PARK CITY, UTAH—On the morning of Tuesday, Jan. 26, during the first and welcome lull of the Sundance Film Festival, novelist Russell Banks met The Observer after finishing an early run in the snow.
Mr. Banks is one of five jurors—among them, Park Posey (The Actress); Jason Kilot (The Producer); Karyn Kusama (The Writer/Director); and Robert Yeoman (The Cinematographer)—for the festival’s dramatic competition. That he is best known for his stories and novels, two of which, Affliction and The Sweet Hereafter, have been adapted into acclaimed films, makes him—at first glance—a kind of anomaly among the jury.
“We have 16 films to see,” he said, lounged in a long-backed chair adorned with crocheted elk on the upper level of Sundance Headquarters, which is housed in a Marriott, “and we’re having really fine conversations.” (Only he can’t discuss any of them.)
Mr. Banks, 69, is a large guy with a slow, considered gait that mirrors the way he talks, and silver hair that’s trimmed short, about the same length as his beard. His smile reveals teeth that have a bit of space between them, like those of a boy a fraction of his age.
“All of us bring a different range of experience and insight,” he said. “Naturally, I’ll be paying considerably more attention to story, structure, drama, characters, than I would to the camera-work.”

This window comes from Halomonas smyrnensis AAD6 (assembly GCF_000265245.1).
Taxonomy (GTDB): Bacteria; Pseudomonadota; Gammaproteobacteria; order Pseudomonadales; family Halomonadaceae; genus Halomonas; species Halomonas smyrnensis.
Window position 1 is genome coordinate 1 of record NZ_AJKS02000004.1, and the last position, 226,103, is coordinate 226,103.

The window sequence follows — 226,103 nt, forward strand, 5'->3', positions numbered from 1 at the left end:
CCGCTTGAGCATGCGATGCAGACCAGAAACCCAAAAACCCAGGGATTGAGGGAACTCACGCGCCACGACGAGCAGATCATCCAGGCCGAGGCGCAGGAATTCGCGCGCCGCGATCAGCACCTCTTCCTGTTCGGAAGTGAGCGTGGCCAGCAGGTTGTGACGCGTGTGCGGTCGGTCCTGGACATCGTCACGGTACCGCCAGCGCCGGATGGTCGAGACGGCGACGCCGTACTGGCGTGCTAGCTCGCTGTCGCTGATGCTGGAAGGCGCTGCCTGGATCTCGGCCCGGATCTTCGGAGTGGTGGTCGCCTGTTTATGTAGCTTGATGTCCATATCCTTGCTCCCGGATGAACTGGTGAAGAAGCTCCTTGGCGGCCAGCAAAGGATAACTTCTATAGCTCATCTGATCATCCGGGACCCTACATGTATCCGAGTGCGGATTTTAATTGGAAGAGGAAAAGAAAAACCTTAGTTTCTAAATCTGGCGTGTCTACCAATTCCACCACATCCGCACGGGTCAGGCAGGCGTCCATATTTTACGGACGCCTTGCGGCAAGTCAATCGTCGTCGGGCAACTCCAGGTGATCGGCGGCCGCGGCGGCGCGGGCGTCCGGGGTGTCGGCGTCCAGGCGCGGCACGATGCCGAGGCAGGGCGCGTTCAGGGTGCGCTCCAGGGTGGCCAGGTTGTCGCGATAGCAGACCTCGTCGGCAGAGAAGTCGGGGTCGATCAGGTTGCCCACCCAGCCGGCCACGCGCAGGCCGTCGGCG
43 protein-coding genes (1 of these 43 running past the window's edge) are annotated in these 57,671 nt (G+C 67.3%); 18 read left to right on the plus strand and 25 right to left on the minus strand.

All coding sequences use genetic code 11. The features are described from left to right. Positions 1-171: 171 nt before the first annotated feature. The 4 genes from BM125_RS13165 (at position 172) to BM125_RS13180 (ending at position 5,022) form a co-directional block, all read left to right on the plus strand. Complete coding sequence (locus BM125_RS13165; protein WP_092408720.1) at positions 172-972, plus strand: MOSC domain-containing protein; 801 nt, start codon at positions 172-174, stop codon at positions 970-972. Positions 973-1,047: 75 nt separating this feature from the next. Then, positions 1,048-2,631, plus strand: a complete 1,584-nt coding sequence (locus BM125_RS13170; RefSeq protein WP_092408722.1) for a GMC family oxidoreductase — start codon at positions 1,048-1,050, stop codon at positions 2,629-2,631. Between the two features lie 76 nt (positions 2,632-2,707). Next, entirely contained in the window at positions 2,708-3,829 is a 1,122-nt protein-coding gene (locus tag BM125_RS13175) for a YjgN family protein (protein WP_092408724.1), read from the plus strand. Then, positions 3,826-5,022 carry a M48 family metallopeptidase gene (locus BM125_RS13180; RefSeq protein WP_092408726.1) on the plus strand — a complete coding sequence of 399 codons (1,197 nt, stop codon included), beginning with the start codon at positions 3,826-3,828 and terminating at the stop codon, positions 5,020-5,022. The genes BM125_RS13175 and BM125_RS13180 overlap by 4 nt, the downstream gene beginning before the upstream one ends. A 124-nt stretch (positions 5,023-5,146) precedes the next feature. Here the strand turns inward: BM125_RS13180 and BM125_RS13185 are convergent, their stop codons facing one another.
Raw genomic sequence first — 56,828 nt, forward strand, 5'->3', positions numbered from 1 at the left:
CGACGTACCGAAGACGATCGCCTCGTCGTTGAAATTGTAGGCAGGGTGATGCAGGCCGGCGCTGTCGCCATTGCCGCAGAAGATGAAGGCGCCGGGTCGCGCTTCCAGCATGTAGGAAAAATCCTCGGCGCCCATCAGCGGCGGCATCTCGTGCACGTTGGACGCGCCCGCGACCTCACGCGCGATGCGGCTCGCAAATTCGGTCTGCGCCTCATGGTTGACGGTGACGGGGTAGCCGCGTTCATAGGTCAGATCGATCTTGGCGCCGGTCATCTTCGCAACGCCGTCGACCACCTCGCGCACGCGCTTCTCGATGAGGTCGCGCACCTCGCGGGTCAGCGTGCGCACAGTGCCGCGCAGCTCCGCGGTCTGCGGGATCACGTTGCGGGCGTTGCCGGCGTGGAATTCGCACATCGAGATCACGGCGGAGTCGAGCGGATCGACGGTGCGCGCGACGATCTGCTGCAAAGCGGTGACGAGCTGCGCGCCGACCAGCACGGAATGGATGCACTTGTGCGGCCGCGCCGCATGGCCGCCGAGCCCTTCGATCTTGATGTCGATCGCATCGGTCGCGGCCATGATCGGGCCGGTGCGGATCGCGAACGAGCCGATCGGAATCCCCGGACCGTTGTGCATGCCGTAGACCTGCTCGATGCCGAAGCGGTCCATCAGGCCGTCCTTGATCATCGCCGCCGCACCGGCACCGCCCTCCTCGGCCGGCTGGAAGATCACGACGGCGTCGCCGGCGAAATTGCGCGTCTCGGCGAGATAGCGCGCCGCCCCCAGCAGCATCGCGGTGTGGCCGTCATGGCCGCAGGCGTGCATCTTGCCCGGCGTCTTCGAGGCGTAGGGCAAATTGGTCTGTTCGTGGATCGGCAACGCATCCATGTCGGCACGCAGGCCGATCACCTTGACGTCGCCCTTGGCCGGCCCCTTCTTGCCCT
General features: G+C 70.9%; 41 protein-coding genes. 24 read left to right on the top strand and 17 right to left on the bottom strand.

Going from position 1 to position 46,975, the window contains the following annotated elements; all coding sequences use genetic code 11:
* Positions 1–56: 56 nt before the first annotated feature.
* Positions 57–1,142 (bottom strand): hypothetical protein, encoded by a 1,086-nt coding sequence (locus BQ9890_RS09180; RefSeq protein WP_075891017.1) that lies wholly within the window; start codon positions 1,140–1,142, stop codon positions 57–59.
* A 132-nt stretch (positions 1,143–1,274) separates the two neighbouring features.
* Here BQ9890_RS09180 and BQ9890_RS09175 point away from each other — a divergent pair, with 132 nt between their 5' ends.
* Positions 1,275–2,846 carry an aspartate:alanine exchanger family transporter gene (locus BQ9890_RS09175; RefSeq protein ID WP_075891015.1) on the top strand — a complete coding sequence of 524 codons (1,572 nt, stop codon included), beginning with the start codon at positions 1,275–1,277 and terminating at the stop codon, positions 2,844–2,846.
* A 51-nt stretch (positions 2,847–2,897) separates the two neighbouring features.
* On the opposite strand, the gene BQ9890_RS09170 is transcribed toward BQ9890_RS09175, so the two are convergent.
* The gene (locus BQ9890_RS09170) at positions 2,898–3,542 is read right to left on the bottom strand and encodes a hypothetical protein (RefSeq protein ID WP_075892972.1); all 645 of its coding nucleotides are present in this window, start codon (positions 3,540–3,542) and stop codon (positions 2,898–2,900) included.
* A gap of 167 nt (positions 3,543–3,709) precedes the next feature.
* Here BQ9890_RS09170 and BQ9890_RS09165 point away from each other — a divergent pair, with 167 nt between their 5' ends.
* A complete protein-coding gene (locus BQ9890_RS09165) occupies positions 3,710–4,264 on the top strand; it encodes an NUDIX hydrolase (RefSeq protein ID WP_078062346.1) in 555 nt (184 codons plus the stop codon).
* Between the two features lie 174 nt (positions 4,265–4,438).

Mr. Banks, a co-founder of the Lake Placid Film Festival, isn’t in fact a stranger to the film industry. Almost seven years ago, he adapted On The Road for Francis Coppola, who, he said, bought the rights to the book in full and has been obsessing over it ever since (which is to say: the project continues to languish). He’s adapted his novels Cloudsplitter and Rule of the Bone, and Martin Scorcese is slated to direct an adaptation of Mr. Banks’s 2004 novel, The Darling, starring Cate Blanchett.
Upon hearing that a French publisher has just released a graphic novel of his short story “Sarah Cole: A Type of Love Story,” we asked Mr. Banks whether films, in their construction, have a closer relation to short stories or novels.
“I’ve heard that about short stories,” he said. “But I think novels make better movies. Novellas are ideal. It’s better to cut than to add, I think. But what you want in a feature—multiple story-lines involving several characters—often short stories just don’t have enough.”
Is there a difference in the appreciation of a narrative in a book and the narrative on a screen?
“Reading is much more creative,” he said. “The experience of film is a passive one. The audience is locked into the flow for two hours, without any sort of control.”
He went on to talk about how the means of telling a story has changed so dramatically since he was younger.
“When I was 25, it was very difficult to imagine you might be able to make a movie,” said Mr. Banks. “I wanted to tell stories, and the easiest means of doing that was to write prose. I’d be drawn very much more to film if I were that age now. You just need a Mac and a digital camera.”
“I think I’d probably have become a filmmaker.”